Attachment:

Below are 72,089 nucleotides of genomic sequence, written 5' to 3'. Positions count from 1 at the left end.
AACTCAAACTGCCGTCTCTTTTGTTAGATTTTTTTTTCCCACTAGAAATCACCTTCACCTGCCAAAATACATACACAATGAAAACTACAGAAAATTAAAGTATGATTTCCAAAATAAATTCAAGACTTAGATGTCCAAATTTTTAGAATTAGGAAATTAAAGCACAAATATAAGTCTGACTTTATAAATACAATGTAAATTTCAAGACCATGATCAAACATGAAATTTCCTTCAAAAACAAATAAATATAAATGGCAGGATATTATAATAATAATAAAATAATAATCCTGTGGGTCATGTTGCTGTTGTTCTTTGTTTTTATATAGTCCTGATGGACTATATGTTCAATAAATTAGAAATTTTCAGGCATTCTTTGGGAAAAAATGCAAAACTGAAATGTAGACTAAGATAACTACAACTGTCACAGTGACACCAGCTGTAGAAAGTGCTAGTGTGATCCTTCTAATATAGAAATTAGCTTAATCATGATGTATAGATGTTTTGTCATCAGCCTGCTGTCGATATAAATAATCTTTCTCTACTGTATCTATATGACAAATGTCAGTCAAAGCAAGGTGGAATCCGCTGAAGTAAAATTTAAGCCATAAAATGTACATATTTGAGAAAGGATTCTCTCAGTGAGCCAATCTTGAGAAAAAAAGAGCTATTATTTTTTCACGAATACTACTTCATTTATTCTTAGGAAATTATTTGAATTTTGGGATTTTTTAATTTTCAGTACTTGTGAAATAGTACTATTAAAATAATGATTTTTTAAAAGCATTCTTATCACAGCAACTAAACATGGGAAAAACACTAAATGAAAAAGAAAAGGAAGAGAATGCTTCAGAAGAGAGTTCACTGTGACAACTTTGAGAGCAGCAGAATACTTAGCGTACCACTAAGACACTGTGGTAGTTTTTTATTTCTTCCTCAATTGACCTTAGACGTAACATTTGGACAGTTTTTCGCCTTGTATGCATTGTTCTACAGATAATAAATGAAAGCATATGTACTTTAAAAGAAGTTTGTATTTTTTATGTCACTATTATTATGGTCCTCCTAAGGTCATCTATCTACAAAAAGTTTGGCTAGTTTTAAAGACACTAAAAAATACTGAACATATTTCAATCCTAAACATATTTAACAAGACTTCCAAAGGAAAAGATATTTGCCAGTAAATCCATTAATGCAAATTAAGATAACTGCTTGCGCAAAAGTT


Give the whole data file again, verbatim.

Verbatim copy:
Below are 72,089 nucleotides of genomic sequence, written 5' to 3'. Positions count from 1 at the left end.
AACTCAAACTGCCGTCTCTTTTGTTAGATTTTTTTTTCCCACTAGAAATCACCTTCACCTGCCAAAATACATACACAATGAAAACTACAGAAAATTAAAGTATGATTTCCAAAATAAATTCAAGACTTAGATGTCCAAATTTTTAGAATTAGGAAATTAAAGCACAAATATAAGTCTGACTTTATAAATACAATGTAAATTTCAAGACCATGATCAAACATGAAATTTCCTTCAAAAACAAATAAATATAAATGGCAGGATATTATAATAATAATAAAATAATAATCCTGTGGGTCATGTTGCTGTTGTTCTTTGTTTTTATATAGTCCTGATGGACTATATGTTCAATAAATTAGAAATTTTCAGGCATTCTTTGGGAAAAAATGCAAAACTGAAATGTAGACTAAGATAACTACAACTGTCACAGTGACACCAGCTGTAGAAAGTGCTAGTGTGATCCTTCTAATATAGAAATTAGCTTAATCATGATGTATAGATGTTTTGTCATCAGCCTGCTGTCGATATAAATAATCTTTCTCTACTGTATCTATATGACAAATGTCAGTCAAAGCAAGGTGGAATCCGCTGAAGTAAAATTTAAGCCATAAAATGTACATATTTGAGAAAGGATTCTCTCAGTGAGCCAATCTTGAGAAAAAAAGAGCTATTATTTTTTCACGAATACTACTTCATTTATTCTTAGGAAATTATTTGAATTTTGGGATTTTTTAATTTTCAGTACTTGTGAAATAGTACTATTAAAATAATGATTTTTTAAAAGCATTCTTATCACAGCAACTAAACATGGGAAAAACACTAAATGAAAAAGAAAAGGAAGAGAATGCTTCAGAAGAGAGTTCACTGTGACAACTTTGAGAGCAGCAGAATACTTAGCGTACCACTAAGACACTGTGGTAGTTTTTTATTTCTTCCTCAATTGACCTTAGACGTAACATTTGGACAGTTTTTCGCCTTGTATGCATTGTTCTACAGATAATAAATGAAAGCATATGTACTTTAAAAGAAGTTTGTATTTTTTATGTCACTATTATTATGGTCCTCCTAAGGTCATCTATCTACAAAAAGTTTGGCTAGTTTTAAAGACACTAAAAAATACTGAACATATTTCAATCCTAAACATATTTAACAAGACTTCCAAAGGAAAAGATATTTGCCAGTAAATCCATTAATGCAAATTAAGATAACTGCTTGCGCAAAAGTT